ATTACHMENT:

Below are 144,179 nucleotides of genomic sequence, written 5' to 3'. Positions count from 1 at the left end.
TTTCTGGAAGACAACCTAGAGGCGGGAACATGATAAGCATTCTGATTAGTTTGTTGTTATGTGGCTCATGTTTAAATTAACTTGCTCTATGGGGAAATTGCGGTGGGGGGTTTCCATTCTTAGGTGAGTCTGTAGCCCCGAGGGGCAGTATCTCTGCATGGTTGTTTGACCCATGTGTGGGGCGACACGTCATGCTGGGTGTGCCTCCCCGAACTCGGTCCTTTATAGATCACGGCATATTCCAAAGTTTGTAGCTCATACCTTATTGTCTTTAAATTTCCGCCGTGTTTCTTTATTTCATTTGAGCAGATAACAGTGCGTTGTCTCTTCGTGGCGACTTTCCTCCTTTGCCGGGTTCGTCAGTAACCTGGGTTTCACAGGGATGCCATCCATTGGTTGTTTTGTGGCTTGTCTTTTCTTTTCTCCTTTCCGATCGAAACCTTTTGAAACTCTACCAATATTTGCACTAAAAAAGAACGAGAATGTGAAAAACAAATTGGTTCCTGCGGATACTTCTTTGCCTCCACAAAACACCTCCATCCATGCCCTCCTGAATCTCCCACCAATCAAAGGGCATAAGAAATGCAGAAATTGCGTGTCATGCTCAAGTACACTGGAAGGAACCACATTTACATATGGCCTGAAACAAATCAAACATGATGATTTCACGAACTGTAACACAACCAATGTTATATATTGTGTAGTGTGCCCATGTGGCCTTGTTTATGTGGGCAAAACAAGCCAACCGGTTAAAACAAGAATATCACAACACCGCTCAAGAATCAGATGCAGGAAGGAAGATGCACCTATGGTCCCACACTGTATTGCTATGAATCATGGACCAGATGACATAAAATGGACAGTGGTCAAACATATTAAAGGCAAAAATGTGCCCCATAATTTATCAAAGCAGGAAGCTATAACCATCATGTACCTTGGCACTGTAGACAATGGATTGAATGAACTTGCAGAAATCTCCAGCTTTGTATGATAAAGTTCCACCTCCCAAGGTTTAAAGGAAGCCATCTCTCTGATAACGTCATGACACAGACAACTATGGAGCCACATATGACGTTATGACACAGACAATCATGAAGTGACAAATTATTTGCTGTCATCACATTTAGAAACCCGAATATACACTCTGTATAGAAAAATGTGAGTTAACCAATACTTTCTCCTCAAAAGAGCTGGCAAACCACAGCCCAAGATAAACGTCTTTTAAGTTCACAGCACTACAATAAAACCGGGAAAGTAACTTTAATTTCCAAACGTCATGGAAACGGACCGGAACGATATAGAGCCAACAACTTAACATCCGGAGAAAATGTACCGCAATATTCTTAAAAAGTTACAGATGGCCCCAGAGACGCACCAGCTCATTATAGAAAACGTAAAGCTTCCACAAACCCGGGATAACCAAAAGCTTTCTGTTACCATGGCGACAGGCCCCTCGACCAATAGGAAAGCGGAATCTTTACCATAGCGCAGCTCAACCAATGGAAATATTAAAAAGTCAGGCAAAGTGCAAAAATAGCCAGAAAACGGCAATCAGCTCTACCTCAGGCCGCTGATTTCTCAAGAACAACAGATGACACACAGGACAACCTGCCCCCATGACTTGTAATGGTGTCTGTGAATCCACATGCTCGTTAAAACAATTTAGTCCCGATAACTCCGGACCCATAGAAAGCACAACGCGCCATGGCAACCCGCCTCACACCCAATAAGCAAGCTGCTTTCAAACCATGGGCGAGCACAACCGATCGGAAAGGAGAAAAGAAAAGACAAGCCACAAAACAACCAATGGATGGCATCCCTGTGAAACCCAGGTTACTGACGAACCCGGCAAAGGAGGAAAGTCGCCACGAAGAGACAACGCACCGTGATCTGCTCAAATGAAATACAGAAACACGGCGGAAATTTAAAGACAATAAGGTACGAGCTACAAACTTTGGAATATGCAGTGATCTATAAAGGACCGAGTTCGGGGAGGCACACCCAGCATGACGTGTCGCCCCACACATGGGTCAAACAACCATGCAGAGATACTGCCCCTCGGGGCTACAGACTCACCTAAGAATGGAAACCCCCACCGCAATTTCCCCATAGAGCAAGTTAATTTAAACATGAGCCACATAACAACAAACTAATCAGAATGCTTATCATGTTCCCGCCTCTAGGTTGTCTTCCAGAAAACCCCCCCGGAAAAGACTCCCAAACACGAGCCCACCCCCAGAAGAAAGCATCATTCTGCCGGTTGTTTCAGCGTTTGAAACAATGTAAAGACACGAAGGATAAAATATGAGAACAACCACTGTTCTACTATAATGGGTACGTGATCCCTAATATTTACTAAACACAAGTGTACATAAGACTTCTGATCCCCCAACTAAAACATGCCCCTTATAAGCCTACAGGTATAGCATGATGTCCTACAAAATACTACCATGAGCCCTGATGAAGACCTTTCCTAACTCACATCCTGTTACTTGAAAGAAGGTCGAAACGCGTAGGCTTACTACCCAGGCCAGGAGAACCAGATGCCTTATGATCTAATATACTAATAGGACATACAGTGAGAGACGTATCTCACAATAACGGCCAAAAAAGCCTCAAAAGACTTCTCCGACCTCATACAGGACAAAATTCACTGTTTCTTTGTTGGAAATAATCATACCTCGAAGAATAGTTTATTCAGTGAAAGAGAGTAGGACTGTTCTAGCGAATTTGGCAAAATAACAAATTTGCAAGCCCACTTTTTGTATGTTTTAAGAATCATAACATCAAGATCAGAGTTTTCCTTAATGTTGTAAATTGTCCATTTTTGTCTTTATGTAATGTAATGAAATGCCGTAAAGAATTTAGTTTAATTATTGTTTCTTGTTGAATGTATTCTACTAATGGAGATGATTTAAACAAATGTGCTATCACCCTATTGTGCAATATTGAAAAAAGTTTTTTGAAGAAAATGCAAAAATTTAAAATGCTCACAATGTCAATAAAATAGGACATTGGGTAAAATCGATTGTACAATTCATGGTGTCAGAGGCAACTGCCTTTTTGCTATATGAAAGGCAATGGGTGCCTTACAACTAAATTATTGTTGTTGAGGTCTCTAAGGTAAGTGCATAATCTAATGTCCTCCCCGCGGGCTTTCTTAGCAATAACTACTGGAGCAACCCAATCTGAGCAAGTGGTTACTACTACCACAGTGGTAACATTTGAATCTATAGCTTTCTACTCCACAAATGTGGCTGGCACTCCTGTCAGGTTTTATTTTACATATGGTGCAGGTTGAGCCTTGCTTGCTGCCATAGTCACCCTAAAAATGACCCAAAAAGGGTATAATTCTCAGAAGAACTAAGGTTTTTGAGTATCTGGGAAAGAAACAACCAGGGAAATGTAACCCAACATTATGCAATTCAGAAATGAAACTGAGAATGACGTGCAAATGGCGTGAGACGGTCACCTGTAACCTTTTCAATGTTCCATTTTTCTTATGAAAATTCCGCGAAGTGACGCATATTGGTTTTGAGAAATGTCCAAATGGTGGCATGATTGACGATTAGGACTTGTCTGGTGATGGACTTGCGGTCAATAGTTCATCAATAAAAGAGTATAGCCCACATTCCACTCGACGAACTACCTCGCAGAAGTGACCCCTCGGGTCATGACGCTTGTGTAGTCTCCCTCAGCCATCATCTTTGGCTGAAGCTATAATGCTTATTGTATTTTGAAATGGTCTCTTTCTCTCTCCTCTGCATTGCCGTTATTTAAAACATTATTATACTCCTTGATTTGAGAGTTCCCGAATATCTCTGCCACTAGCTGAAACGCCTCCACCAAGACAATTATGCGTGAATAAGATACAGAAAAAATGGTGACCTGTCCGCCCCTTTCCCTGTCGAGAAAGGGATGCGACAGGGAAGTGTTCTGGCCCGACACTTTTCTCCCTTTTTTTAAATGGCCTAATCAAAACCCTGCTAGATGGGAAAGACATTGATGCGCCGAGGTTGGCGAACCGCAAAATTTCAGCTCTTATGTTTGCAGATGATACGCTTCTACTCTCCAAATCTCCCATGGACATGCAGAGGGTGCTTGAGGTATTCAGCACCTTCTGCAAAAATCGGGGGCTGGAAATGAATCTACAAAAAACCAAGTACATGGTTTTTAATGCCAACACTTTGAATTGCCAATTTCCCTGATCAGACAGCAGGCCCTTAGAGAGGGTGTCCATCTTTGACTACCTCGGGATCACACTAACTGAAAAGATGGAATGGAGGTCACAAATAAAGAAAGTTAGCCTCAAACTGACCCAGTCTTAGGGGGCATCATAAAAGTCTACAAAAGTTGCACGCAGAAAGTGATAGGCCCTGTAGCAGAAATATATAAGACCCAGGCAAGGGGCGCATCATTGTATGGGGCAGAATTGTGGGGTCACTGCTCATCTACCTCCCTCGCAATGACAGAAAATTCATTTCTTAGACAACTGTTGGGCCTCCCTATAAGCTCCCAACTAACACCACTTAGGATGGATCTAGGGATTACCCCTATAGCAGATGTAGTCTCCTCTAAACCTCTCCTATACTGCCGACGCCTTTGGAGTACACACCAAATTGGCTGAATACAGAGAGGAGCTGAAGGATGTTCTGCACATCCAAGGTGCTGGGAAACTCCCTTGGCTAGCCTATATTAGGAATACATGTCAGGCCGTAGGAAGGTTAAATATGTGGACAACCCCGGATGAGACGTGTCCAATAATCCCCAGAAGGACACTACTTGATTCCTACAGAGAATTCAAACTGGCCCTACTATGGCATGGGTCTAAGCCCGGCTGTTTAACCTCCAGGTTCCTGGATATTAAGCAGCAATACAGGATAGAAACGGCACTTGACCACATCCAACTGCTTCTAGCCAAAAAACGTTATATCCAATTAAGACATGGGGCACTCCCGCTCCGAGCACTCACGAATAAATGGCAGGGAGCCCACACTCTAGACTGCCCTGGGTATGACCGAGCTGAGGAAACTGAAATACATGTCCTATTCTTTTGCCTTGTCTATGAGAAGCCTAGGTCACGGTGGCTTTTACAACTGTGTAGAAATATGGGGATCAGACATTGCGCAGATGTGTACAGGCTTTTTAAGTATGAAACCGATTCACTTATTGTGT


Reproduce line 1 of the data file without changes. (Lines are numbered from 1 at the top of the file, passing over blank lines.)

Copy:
Below are 144,179 nucleotides of genomic sequence, written 5' to 3'. Positions count from 1 at the left end.